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Japan says trans-Pacific trade pact, without US, to be signed in March
[TOKYO]Exactly one year to the day United States President Donald Trump pulled the US out of an ambitious Pacific Rim trade deal, the other 11 countries - including Singapore - came to an agreement to move forward on a new version after two days of talks in Tokyo ended on Tuesday (Jan 23).
The countries will now work towards inking the deal, now known as the Comprehensive and Progressive Agreement for Trans-Pacific Partnership (CPTPP) and dubbed the TPP-11, by early March.
Japanese public broadcaster NHK reported March 8 as the date being mooted for the signing ceremony to be held in Chile.
Singapore's Minister for Trade and Industry (Trade) Lim Hng Kiang said in a statement on Tuesday: "Singapore is pleased by the good outcome on the CPTPP. We have made significant efforts to uphold the spirit and substance of the original agreement, while maintaining its high ambition and overall balance."
The deal, when entered into force, will substantially lower tariffs on a wide range of goods. Even without the US, it will be attractive for Singapore companies which will gain access to a market of 500 million people with a combined output of US$10 trillion (S$13.2 trillion).
Apart from Japan and Singapore, the other countries to the deal are Australia, Brunei, Canada, Chile, Malaysia, Mexico, New Zealand, Peru and Vietnam.
Mr Lim noted that Singapore companies will stand to gain from the "substantial elimination of tariffs and non-tariff barriers for goods, improved access for service suppliers in a wide range of sectors, greater facilitation of investments, and improved access to government procurement contracts".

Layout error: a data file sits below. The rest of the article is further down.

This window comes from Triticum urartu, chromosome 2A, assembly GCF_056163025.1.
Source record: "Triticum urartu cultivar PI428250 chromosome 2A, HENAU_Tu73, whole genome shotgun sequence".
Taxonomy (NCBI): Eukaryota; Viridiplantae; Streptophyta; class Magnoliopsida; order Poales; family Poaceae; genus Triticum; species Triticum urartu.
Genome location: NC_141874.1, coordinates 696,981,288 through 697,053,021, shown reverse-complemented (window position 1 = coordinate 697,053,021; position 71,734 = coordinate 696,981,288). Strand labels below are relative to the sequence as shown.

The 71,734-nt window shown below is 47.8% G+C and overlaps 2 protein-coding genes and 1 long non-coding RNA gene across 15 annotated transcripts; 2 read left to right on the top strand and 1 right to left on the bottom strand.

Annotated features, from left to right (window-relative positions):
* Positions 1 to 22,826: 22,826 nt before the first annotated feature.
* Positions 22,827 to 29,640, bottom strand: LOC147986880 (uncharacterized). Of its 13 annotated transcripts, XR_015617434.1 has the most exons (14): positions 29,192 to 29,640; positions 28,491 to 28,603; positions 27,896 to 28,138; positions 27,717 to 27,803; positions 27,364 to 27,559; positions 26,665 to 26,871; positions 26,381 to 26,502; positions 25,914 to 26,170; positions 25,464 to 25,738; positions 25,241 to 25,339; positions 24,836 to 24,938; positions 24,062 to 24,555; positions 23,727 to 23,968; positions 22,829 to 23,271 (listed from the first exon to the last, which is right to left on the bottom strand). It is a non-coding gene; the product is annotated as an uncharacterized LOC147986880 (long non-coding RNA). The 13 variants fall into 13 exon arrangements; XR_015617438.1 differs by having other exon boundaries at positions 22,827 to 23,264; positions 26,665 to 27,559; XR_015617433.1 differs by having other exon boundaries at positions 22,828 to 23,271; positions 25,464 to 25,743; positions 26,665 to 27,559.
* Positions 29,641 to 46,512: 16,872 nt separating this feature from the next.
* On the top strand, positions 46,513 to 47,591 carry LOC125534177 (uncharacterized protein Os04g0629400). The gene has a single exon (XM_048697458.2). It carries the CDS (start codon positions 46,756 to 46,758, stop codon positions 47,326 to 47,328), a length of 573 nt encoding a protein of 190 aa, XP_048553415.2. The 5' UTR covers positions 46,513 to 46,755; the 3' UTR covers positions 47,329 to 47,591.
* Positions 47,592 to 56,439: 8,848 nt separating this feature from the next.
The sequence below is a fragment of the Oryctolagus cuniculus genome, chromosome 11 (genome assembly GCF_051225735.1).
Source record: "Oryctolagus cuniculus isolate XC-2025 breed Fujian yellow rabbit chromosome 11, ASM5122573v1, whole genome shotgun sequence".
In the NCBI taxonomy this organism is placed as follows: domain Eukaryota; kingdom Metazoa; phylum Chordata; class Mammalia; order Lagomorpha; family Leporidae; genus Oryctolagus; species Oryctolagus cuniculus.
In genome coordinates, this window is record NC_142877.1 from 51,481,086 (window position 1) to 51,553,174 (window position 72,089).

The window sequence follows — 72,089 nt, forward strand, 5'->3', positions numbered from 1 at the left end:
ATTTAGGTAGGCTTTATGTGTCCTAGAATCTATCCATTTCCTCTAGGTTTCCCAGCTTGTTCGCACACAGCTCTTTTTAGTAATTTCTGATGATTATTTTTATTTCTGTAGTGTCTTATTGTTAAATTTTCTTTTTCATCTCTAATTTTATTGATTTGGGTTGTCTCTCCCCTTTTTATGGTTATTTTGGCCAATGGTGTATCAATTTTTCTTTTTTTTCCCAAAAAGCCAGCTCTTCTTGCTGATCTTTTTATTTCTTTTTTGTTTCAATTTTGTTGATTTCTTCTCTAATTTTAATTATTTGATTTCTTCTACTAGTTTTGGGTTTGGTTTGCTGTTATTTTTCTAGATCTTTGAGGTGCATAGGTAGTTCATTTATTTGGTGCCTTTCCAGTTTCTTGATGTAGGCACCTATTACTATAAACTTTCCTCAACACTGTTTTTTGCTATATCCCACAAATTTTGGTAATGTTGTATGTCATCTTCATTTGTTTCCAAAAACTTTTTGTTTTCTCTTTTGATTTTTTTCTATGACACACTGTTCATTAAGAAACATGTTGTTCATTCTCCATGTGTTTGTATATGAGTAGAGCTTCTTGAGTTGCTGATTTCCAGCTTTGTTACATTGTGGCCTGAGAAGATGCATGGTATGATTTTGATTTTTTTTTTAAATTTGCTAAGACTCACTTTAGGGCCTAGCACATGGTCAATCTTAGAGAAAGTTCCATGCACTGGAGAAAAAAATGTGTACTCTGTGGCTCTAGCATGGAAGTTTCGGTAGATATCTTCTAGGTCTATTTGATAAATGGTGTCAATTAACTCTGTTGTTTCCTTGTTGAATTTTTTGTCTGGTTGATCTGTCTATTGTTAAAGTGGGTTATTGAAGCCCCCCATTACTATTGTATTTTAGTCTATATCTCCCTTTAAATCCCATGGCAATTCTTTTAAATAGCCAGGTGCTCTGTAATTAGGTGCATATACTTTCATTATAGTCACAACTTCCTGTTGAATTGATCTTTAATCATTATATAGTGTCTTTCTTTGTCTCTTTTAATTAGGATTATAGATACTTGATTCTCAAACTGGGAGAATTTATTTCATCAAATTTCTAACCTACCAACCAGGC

Japan and Australia have been flagbearers of the deal since Mr Trump pulled the US out of it, with Prime Ministers Shinzo Abe and Malcolm Turnbull agreeing in Tokyo last week to take the lead in urging countries to ink the deal by March.
Japan's Economy Minister Toshimitsu Motegi said the "epoch-making" new agreement would be a "big engine to overcome protectionism" that has been emerging in several parts of the world.
The CPTPP supercedes the original TPP, with negotiators having agreed to freeze 20 provisions of the original document during talks in November last year, mostly on intellectual property.
Senior officials agreed to freeze another two provisions on Tuesday, the NHK reported, including one relating to a ban on preferential treatment of state-owned enterprises as requested by Malaysia.
The clause of the original document was to ensure businesses regardless of ownership can compete fairly with foreign state-owned enterprises on the basis of quality and price, and not on the basis of discriminatory regulation, subsidies, or favouritism.
While the 11 nations reached a broad consensus on the deal on the sidelines of the Asia-Pacific Economic Cooperation meeting in Da Nang, Vietnam, in November last year, questions arose after Canada - the second largest economy in the bloc after Japan - wavered.
Canada had been the holdout, in seeking greater protection of its French-speaking cultural industries such as movies, television and music. It was also unhappy with the rules of origin for cars. But it is understood that Canada withdrew its concerns at the meeting in Tokyo.
These outstanding issues were among those that were resolved following two days of talks among senior officials from the 11 countries in Tokyo. The officials finalised the list of suspended provisions, and completed the legal verification of the agreement, Singapore's Ministry of Trade and Industry (MTI) said in a news statement.
The MTI added that the outcome "reaffirms the CPTPP countries' collective commitment towards greater trade liberalisation and regional integration".
"The CPTPP continues to be an important, high quality agreement, and is a good example of a plurilateral agreement from which countries each stand to benefit. In this spirit, the agreement will also be open for other willing and like-minded economies to join in future," it said.
Mr Motegi said he hopes to explain the benefits of the trade deal to the US, so that the world's largest economy can eventually be persuaded to return to the pact.
He added that he wants to open the doors for other interested countries to join the CPTPP after it has entered into force. THE STRAITS TIMES